Northern Ireland needs to revolutionise itself – but becoming a united Ireland isn't the answer

People calling for a united Ireland like to think of themselves as being revolutionary, like a pasty Che Guevera, but the real transformation would be in breaking down the barriers that we construct between our children

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The recent Northern Ireland elections threw up a lot of potential stories, but the idea that it pointed to the country's inescapable fate of a united Ireland is entirely without merit.

I am a 24 year old Northern Irish man, and far from being inevitable, as a recent (and very successful) Independent article recently suggested, it continues to be a fantasy that there will be a united Ireland in my lifetime.

Firstly, there are the polls. In November 2015, BBC and RTE jointly ran a substantial survey which asked if a united Ireland meant higher taxes, would you support it in your life time – in Northern Ireland, only 11 per cent supported a united Ireland; in the Republic of Ireland, only 31 per cent.

The reason higher taxes would be inevitable is because we are hugely subsidised by Westminster, in a way that Dublin simply could not afford to do. The distance between the amount of money raised through tax revenues that we give back to Westminster and what Westminster gives us in public funding is called the fiscal deficit. Currently, in the last available figures for 2013-14, it has hit an all-time high – it stood at £9.2bn. This is the cheque that the UK has to pick up through subvention and it is what, in a united Ireland, Dublin would need to pick up – if they think water charges are bad, a united Ireland would make that look like a drop in the ocean.

The fiscal deficit also highlights how EU membership cannot counteract the loss of UK support. Equally, the idea that leaving the EU will see a Trump-style wall with the rest of Ireland is farcical – a hard and extremely damaging border, yes, but a physical wall, no (see Norway-Sweden border).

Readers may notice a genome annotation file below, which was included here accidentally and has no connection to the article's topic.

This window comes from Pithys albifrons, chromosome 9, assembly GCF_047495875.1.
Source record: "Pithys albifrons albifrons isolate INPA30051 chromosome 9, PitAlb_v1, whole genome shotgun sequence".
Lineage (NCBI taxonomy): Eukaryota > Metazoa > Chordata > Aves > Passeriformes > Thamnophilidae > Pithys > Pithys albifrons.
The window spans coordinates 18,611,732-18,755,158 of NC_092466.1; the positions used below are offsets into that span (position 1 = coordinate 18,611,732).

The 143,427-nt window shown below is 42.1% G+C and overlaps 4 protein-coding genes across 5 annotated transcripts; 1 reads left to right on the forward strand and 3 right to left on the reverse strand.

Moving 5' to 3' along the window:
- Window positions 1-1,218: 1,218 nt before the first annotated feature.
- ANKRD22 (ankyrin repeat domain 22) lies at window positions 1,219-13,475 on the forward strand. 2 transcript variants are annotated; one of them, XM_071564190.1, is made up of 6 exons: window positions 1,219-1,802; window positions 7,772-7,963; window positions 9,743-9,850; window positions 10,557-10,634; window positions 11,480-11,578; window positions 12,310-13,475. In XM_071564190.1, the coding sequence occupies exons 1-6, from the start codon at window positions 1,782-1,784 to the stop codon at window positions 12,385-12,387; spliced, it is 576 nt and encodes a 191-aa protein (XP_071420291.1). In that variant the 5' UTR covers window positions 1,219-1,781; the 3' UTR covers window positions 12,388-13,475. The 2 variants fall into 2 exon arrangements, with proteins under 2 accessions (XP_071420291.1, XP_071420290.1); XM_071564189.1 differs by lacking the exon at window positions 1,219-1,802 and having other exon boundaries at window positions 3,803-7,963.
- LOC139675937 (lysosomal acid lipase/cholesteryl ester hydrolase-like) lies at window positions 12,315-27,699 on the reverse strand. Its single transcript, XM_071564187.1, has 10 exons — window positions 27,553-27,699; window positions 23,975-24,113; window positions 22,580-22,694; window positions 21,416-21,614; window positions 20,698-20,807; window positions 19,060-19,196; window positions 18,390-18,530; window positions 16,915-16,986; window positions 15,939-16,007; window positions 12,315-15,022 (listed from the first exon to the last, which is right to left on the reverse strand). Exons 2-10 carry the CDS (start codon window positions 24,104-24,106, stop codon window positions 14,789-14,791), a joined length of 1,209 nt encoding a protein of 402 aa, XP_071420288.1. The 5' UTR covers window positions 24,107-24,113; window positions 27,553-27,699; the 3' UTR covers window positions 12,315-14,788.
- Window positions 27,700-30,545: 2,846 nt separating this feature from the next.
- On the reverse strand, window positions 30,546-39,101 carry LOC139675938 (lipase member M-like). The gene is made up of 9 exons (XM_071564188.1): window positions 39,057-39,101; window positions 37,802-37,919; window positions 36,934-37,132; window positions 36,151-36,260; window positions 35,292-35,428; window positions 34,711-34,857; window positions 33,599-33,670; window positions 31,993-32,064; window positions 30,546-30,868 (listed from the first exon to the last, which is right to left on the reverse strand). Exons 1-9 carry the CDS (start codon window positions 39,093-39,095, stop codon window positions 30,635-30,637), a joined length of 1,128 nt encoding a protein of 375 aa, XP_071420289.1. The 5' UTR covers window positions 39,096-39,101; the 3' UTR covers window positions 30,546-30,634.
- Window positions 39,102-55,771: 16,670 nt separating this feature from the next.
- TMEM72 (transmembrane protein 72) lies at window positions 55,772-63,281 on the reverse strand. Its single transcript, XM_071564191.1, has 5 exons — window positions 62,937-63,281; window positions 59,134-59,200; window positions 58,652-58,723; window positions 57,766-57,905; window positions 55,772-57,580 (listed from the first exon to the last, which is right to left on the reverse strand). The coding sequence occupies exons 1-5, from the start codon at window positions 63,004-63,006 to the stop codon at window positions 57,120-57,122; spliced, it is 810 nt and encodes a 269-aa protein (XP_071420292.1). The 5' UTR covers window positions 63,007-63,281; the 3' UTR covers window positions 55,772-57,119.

Secondly, the idea that the Sinn Fein electoral surge points to a united Ireland is misguided. A far higher percentage of people voted for a unionist/loyalist party (48 per cent) than voted for a nationalist/republican party (36 per cent).

Thirdly, if there is ever to be a united Ireland, then its proponents need to convert people like me to its cause – moderate, liberal unionists who were strong Remain voters. But there has been no attempt to; for something supposedly “inevitable”, none of the big questions have been answered. How will the country exist economically? Will there be a devolved government still in Belfast? Will there be a right of people in the six counties to get a British passport? How would the “Orange” culture be protected?

This country does needs to transform – not into a united Ireland, but into a united Northern Ireland.

If those who get furious at the idea of a united Ireland want to prevent it, there is one simple thing they need to do – compromise. Allowing a proper discussion about how we legislatively protect the Irish language in Northern Ireland would be a good start. If you're wondering why the Sinn Fein vote sky-rocketed, look at how the DUP treated the Irish language.

Northern Ireland election results: Who made gains and who lost out?

While proponents are talking about road signs in Irish, and court cases, I would rather see it ensure that every school in Northern Ireland, across its segregated divide, would learn Irish in their first year. It is things like that that would be truly revolutionary.

Or what about ensuring that all Protestant and Catholic schools share sports pitches, so children from opposite communities play in the same teams?  Catholic kids having an opportunity to play rugby; Protestant kids learning their Gaelic sports. What about a Northern Irish flag and anthem that could be accepted by everyone who lives in the six counties, regardless of whether they have a Irish or British passport?

People calling for a united Ireland like to think of themselves as being revolutionary, like a pasty Che Guevera, but the real transformation would be in breaking down the barriers that we construct between our children through their schooling. That would be more attainable and more beneficial for the people who live here than ending partition ever could be.

We are sitting three years away from the 100 year anniversary of Northern Ireland; this beautiful place has never before enjoyed such peace or economic prosperity. The idea that now is the time to dismantle Northern Ireland when we are so close to achieving a strong, prosperous society is idiotic.